We are doing the exact same thing on our Humphrey's County Tree Farm. I have removed the junk trees on 2/3 of our hardwood property and am planning a timber sale (use a consultant!) this fall for about 1/3 of the areas, in 10-12 acre spots. I'm planning a clear cut so the sun loving high value oak trees take over instead of the undesireable low value sweetgum, maple, hickory, etc. A clear cut recovers faster, is better for wildlife and brings a better financial return. I'm eager to see the wildlife response.

Top
#3253036 - 05/22/13 07:21 PM Re: Rotation Cutting Impact on Deer [Re: treefarmer]
Boll Weevil
8 Point


Registered: 06/26/11
Posts: 1238
Loc: Hardeman

content Online
Treefarmer,

I'd be very interested in your outcomes/how the project moves along and if you don't mind, zip me a note every so often. I'd be happy to share how things are progressing at my place.

WHAT WAS THAT?!? AS MUCH AS I'D LIKE TO CHAT NOW I CAN'T HEAR YOU OVER THE CHAINSAW!!!

Good luck to you.

Top
#3253609 - 05/23/13 03:16 PM Re: Rotation Cutting Impact on Deer [Re: Trapper John]
Football Hunter
Non-Typical


Registered: 10/22/07
Posts: 25489
Loc: Wilson Co/Perry Co

Offline
 Originally Posted By: Trapper John
We finally had a new plan drawn up for the timber management part of our property. Long story short, we're due for some cutting to clear some of the "trash" trees so the more valuable timber has a chance to grow without as much competition.

I seem to recall from past reading that such cutting can be beneficial to the deer. Am I right?

The property has been divided up into zones, each zone being between 5 and 10 acres. One-third of these zones will be cut this year, followed by another 1/3 in ten years, and again ten years later. The cutting won't exactly be a clear cut, but it's not going to be pretty. Lots of junk to clear out.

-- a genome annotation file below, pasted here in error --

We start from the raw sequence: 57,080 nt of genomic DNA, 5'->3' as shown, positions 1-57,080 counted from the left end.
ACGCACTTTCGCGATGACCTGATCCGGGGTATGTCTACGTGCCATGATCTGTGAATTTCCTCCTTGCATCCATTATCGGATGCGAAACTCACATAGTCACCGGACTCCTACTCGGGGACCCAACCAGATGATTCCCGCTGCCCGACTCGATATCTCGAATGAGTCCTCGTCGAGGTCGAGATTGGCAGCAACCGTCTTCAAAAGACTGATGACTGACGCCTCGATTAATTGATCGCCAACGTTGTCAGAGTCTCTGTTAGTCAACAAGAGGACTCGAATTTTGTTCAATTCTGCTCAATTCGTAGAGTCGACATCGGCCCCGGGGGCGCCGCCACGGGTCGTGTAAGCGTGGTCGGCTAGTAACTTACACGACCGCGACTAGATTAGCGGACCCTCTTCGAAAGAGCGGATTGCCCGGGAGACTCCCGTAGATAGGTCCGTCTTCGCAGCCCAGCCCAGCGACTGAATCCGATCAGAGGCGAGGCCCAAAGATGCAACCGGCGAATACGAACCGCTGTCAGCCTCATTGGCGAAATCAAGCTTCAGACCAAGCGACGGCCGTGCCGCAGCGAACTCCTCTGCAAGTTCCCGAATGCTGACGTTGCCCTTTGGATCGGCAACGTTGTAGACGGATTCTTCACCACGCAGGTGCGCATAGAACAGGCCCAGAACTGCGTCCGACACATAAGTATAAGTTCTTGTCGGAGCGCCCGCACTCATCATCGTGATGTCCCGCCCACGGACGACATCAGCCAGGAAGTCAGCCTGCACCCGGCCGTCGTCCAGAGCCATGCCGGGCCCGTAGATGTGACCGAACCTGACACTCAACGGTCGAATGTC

I'm pretty much trying to refresh my memory on this type of cutting and its impact on deer and simultaneously calm myself down after giving the go ahead for this to happen while knowing that some of my current stands are in the areas set to be cut at some point.

Opinions?
Should improve the habitat,and I sure wouldnt worry about cleaning up the "junk".Makes good bedding areas,and will be gone sooner than you think. JMO
_________________________
The best day to plant a tree,IS TODAY!

You wont know,if you dont go!


Top
#3254216 - 05/24/13 11:04 AM Re: Rotation Cutting Impact on Deer [Re: Football Hunter]
BSK
Jerkasourous of the non-typical kind
Non-Typical


Registered: 03/11/99
Posts: 65444
Loc: Nashville, TN

Offline
Trapper,

That's an excellent plan. Considering you will be doing all the property, 10 years between cuttings will work. Personally, I like my rotations more rapid (fewer years between cuttings), but that requires many more cuttings. For thinnings, I like to thin 10% of the property every 3 years, which means all of the property eventually gets thinned over 30 years. For fairly intense cuts, I like 10% of the property being heavily cut ever 6 years, which means all of the property eventually gets cut over 60 years.